In addition, Grupo Cadi developed an electronic device that allows the two RFID systems to coexist. "The function of the electronic circuit is to receive the opening signal sent to the gate from the GPIO box," Ibarra states. "It channels it to a relay that is responsible for closing the circuit, preventing the shock of electricity between the two systems that coexist at this time."

Motorists who want to use the RFID-enabled DCL must first register with the DHS for the Secure Electronic Network for Travelers Rapid Inspection (SENTRI) program. The program only accepts low-risk travelers, and applicants must undergo an extensive background check in order to qualify. Once registered, a user may purchase an annual tag from Promofront that contains a Smartrac DogBone RFID tag with an Impinj Monza chip encoded with a unique identification number. The tag, which is affixed to the upper right side of an automobile's windshield, is not reusable and has a lifespan of roughly five years, Ibarra reports.

Grupo Cadi developed software that connects the tag's ID number to the motorist's record stored in the software. When a car pulls up in the DCL, the reader transmits the ID to the software and brings the information up on a screen. A booth guard verifies that the information matches the membership associated with the car, but there is no need to manually enter document information. The guard indicates if everything is valid in the software application, and the server sends a signal to the GPIO to open the gate.

It took roughly a month for three programmers to develop the software and test it for flaws. Over a period of weeks, Grupo Cadi and Promofront installed the equipment and tested it on the DCL.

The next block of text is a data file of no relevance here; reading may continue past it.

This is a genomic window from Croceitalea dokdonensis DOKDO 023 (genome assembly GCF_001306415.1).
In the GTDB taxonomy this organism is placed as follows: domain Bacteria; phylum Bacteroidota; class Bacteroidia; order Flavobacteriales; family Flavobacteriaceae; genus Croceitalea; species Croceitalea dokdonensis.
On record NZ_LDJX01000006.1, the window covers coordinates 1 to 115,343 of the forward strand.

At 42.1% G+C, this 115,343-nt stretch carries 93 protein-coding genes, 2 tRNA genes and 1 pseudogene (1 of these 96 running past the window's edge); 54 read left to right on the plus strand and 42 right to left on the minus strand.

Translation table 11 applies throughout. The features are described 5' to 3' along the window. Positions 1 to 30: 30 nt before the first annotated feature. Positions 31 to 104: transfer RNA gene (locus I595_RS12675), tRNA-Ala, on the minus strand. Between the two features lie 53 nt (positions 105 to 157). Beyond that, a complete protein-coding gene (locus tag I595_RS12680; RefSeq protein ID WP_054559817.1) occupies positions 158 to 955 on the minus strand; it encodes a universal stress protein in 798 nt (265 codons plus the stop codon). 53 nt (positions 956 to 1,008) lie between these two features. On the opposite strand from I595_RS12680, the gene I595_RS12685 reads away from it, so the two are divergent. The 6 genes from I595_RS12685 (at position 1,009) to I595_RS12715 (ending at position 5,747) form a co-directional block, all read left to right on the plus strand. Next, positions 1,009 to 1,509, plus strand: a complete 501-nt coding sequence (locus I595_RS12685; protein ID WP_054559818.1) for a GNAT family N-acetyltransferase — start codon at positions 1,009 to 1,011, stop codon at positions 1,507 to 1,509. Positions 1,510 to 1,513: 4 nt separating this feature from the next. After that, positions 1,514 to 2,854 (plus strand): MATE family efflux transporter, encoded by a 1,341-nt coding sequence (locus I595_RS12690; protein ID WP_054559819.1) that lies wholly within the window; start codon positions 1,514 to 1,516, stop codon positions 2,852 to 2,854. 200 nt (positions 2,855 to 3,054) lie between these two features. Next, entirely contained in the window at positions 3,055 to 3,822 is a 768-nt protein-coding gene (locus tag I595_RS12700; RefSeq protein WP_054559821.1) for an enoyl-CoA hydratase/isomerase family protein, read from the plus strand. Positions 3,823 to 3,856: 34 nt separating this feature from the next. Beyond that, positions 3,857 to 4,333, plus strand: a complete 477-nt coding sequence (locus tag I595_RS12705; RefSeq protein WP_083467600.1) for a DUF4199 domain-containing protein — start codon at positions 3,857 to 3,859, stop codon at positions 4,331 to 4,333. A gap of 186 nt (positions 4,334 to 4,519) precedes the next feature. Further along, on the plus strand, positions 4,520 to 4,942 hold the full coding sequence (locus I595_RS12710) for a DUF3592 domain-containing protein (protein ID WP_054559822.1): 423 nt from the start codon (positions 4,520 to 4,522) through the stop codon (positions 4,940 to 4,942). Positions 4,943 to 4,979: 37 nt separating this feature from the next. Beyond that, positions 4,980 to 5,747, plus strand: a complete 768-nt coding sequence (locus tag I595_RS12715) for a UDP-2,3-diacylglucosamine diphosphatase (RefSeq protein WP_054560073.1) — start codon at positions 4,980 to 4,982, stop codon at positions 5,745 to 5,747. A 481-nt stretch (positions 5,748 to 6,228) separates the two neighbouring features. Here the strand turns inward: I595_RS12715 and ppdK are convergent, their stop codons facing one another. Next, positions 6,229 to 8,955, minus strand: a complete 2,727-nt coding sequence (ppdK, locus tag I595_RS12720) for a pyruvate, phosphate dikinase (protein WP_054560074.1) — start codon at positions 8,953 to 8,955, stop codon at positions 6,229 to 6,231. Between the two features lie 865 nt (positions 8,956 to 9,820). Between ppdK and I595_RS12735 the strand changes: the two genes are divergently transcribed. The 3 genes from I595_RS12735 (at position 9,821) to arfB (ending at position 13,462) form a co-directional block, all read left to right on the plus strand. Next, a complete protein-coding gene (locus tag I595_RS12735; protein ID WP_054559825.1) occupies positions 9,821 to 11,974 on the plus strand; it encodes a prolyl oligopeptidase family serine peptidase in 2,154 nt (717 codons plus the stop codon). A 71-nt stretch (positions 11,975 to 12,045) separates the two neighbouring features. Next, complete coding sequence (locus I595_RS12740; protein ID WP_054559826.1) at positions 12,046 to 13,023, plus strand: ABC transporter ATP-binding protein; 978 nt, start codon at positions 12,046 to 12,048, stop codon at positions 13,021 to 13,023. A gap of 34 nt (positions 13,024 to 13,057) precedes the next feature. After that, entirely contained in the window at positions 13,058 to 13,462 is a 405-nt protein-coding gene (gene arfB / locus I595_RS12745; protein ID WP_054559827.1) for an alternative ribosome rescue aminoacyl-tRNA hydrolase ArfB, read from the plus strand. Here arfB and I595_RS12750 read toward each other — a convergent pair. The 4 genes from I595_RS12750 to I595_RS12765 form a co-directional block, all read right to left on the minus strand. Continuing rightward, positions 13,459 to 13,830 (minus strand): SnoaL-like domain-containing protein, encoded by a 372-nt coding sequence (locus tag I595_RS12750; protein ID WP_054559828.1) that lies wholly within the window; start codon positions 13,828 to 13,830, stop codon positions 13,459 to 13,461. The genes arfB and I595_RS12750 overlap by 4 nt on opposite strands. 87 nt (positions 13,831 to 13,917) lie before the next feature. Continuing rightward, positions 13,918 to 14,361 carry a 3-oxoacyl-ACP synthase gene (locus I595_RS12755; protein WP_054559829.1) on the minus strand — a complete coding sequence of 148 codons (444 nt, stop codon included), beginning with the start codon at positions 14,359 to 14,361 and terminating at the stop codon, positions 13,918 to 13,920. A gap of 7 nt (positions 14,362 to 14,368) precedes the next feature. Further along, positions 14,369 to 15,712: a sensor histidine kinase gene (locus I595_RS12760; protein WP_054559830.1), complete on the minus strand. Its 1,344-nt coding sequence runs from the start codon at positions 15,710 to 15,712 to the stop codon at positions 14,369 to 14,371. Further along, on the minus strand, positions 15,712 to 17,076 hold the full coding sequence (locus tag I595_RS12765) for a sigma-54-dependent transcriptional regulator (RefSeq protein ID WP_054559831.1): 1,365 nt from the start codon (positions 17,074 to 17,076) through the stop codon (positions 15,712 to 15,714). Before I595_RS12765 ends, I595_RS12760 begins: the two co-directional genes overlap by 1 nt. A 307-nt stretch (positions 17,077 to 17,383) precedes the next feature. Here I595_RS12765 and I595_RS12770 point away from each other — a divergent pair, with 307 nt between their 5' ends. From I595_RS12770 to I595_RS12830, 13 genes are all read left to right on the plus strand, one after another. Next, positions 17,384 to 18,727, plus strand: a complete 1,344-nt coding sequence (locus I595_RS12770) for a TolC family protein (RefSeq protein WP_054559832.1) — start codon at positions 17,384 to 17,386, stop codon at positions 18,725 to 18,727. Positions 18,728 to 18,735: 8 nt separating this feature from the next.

RFID in the Fast Lane


So far, Ibarra says, approximately 3,000 RFID tags have been issued to motorists, though Promofront expects to distribute a total of 17,000 tags within the next year. It takes two to three weeks for a person to be cleared for SENTRI registration.

To date, Ibarra adds, there has not been a single failure or breakdown, and the RFID system has correctly read every tag. "It has created a new level of efficiency that didn't previously exist," she says. Previously, motorists had to wait two to three hours to cross into the United States, but now, it takes just a few minutes. What's more, the system is providing cost savings for Promofront, since it reduces the amount of time and money previously spent processing paper tickets.

Motorists are required to deposit funds (currently about US$4,200 per year) to use the express lane. Promofront's management is looking into expanding the use of RFID to include prepaid tags that would work in a similar manner as prepaid phone cards, Ibarra says: A person would purchase a specific denomination, and the card would expire once the value was used up.

Promofront also plans to deploy the RFID system on a lane for trucks and commercial vehicles within the next year or so. Approximately 25,000 trucks travel between Ciudad Juárez and El Paso every month, according to Dorantes. "We are not making any changes to the current system," he says. "It is working exceptionally well. However, we do plan to expand the automation by applying the RFID solution to other lanes."

"The project is special," Ibarra states. "It has greatly simplified border crossings, by eliminating the need for cash. This represents the future of toll collection at international borders."